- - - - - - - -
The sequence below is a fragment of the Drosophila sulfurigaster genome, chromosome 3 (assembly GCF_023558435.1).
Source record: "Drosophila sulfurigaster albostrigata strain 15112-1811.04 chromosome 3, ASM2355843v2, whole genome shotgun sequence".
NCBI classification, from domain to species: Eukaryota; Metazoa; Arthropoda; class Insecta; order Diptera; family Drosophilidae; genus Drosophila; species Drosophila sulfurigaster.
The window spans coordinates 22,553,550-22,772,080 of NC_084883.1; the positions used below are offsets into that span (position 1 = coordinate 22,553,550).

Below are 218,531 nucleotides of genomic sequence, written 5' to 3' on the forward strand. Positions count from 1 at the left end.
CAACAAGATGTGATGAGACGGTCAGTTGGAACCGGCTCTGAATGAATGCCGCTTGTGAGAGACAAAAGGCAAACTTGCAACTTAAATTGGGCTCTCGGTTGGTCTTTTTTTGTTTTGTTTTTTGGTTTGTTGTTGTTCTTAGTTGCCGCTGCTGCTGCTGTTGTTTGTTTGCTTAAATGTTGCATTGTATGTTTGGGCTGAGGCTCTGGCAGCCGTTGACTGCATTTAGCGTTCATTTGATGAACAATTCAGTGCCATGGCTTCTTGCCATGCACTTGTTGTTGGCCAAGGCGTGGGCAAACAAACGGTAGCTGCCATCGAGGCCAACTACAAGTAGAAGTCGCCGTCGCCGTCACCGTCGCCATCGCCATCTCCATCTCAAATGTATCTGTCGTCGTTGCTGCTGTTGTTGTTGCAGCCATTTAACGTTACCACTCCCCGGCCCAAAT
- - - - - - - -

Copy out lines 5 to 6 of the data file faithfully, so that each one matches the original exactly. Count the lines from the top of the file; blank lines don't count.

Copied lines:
Below are 218,531 nucleotides of genomic sequence, written 5' to 3' on the forward strand. Positions count from 1 at the left end.
CAACAAGATGTGATGAGACGGTCAGTTGGAACCGGCTCTGAATGAATGCCGCTTGTGAGAGACAAAAGGCAAACTTGCAACTTAAATTGGGCTCTCGGTTGGTCTTTTTTTGTTTTGTTTTTTGGTTTGTTGTTGTTCTTAGTTGCCGCTGCTGCTGCTGTTGTTTGTTTGCTTAAATGTTGCATTGTATGTTTGGGCTGAGGCTCTGGCAGCCGTTGACTGCATTTAGCGTTCATTTGATGAACAATTCAGTGCCATGGCTTCTTGCCATGCACTTGTTGTTGGCCAAGGCGTGGGCAAACAAACGGTAGCTGCCATCGAGGCCAACTACAAGTAGAAGTCGCCGTCGCCGTCACCGTCGCCATCGCCATCTCCATCTCAAATGTATCTGTCGTCGTTGCTGCTGTTGTTGTTGCAGCCATTTAACGTTACCACTCCCCGGCCCAAAT